The way we allocate the limited number of school meals that school boards can provide also risks creating a stigma for those who get them. Some parents need the support but are ashamed to ask for it, so their kids go without.

      And research shows Canadian kids are eating way too much processed food and not nearly enough fruits and vegetables and other healthy foods. Poor childhood eating habits put kids at risk of a lifetime of expensive health problems. Rushed families spend less time sitting down to home-cooked, nutritious meals together, while kids eat junk in front of screens. It’s bad news.

      The good news is there’s a straightforward public-policy solution that’s proven to be effective at countering these problems: universal, quality school food programs for all kids, not just those from poor families.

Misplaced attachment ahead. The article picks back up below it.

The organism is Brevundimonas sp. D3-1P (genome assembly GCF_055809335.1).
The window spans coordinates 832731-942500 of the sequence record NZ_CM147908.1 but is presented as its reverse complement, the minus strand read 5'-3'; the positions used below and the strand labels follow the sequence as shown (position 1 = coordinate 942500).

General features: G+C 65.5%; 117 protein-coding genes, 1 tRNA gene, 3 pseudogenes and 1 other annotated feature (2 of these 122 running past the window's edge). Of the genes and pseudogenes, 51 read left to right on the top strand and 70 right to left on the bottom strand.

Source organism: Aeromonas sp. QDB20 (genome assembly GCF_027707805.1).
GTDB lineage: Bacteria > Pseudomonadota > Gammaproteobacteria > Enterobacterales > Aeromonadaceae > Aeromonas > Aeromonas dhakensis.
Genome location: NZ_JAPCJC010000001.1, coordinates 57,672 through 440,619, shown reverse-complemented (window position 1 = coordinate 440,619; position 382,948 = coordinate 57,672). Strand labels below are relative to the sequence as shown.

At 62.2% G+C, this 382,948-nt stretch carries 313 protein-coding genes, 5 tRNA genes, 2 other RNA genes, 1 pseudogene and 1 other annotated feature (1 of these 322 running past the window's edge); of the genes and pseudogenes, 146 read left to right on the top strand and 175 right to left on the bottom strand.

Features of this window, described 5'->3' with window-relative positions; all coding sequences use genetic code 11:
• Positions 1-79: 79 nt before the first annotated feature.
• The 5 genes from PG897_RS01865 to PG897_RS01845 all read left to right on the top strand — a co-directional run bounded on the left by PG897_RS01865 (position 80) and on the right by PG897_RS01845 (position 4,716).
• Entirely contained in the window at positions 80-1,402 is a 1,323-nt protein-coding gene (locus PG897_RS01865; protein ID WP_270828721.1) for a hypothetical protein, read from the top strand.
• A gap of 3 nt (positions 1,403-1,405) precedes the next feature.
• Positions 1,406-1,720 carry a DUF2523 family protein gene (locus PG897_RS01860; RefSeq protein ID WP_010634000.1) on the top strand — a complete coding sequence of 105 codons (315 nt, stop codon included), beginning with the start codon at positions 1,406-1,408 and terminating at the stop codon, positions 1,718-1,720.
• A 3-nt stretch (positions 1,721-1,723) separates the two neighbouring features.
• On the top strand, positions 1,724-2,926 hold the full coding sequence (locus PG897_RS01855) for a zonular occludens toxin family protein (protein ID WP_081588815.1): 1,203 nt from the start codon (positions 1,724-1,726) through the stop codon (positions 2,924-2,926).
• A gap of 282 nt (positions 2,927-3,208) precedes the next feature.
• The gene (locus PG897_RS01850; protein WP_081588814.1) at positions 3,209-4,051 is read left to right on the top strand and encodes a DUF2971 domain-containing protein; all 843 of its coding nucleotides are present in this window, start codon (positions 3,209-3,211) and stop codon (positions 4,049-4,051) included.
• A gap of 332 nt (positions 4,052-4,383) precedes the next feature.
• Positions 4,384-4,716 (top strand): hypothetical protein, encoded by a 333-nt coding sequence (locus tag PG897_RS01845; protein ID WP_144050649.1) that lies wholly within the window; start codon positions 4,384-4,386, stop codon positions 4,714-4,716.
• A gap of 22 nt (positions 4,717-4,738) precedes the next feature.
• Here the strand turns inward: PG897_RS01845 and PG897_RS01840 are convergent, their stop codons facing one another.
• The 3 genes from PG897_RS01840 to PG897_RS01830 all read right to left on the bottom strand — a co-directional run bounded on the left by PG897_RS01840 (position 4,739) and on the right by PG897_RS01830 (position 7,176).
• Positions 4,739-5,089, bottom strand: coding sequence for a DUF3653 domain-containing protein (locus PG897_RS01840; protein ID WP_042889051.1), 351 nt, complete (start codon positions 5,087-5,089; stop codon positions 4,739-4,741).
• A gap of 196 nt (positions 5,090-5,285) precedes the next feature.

That’s why federal NDP health critic and Vancouver-Kingsway MP Don Davies announced a plan this week to create a national school-food program for every child in the country. It sounds like an ambitious and expensive idea, but hear me out about why it makes an incredible amount of good old common sense.

      The benefits of universal school meal programs

      First off, we know hungry kids don’t learn well. We’re already spending thousands of dollars a year to educate kids, so it makes sense to fill their tummies with good food so they can concentrate and get the most of out of their publicly funded school days.

      We also know that not all food is created equal, and that eating processed, high-fat, salty, or sugary junk is bad for all of us, including kids. Having access to nutritious, fresh, and tasty food at school teaches kids that healthy food can be delicious too.

      When schools provide quality, culturally appropriate healthy meals, it also increases attendance rates and provides social benefits by having kids sit down to enjoy a meal together.